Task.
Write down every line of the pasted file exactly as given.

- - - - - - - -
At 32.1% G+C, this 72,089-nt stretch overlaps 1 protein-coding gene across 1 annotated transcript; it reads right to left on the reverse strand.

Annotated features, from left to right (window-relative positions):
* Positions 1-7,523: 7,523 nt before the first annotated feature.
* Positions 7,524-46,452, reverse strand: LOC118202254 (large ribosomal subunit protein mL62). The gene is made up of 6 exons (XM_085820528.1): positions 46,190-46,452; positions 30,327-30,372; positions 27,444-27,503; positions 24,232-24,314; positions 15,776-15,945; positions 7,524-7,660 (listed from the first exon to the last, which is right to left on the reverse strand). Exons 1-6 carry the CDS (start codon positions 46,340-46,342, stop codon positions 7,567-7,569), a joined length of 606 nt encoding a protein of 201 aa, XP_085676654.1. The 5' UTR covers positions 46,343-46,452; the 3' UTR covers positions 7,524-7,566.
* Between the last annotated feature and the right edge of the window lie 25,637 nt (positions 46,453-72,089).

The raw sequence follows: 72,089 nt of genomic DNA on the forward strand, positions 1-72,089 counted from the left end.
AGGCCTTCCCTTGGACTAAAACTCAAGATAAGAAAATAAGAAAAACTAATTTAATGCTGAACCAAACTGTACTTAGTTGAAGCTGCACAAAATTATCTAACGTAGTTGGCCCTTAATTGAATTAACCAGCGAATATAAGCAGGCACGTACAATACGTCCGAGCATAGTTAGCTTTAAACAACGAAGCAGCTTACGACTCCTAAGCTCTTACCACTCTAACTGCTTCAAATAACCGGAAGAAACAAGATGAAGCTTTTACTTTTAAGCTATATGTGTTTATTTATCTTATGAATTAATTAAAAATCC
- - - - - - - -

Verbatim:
At 32.1% G+C, this 72,089-nt stretch overlaps 1 protein-coding gene across 1 annotated transcript; it reads right to left on the reverse strand.

Annotated features, from left to right (window-relative positions):
* Positions 1-7,523: 7,523 nt before the first annotated feature.
* Positions 7,524-46,452, reverse strand: LOC118202254 (large ribosomal subunit protein mL62). The gene is made up of 6 exons (XM_085820528.1): positions 46,190-46,452; positions 30,327-30,372; positions 27,444-27,503; positions 24,232-24,314; positions 15,776-15,945; positions 7,524-7,660 (listed from the first exon to the last, which is right to left on the reverse strand). Exons 1-6 carry the CDS (start codon positions 46,340-46,342, stop codon positions 7,567-7,569), a joined length of 606 nt encoding a protein of 201 aa, XP_085676654.1. The 5' UTR covers positions 46,343-46,452; the 3' UTR covers positions 7,524-7,566.
* Between the last annotated feature and the right edge of the window lie 25,637 nt (positions 46,453-72,089).

The raw sequence follows: 72,089 nt of genomic DNA on the forward strand, positions 1-72,089 counted from the left end.
AGGCCTTCCCTTGGACTAAAACTCAAGATAAGAAAATAAGAAAAACTAATTTAATGCTGAACCAAACTGTACTTAGTTGAAGCTGCACAAAATTATCTAACGTAGTTGGCCCTTAATTGAATTAACCAGCGAATATAAGCAGGCACGTACAATACGTCCGAGCATAGTTAGCTTTAAACAACGAAGCAGCTTACGACTCCTAAGCTCTTACCACTCTAACTGCTTCAAATAACCGGAAGAAACAAGATGAAGCTTTTACTTTTAAGCTATATGTGTTTATTTATCTTATGAATTAATTAAAAATCC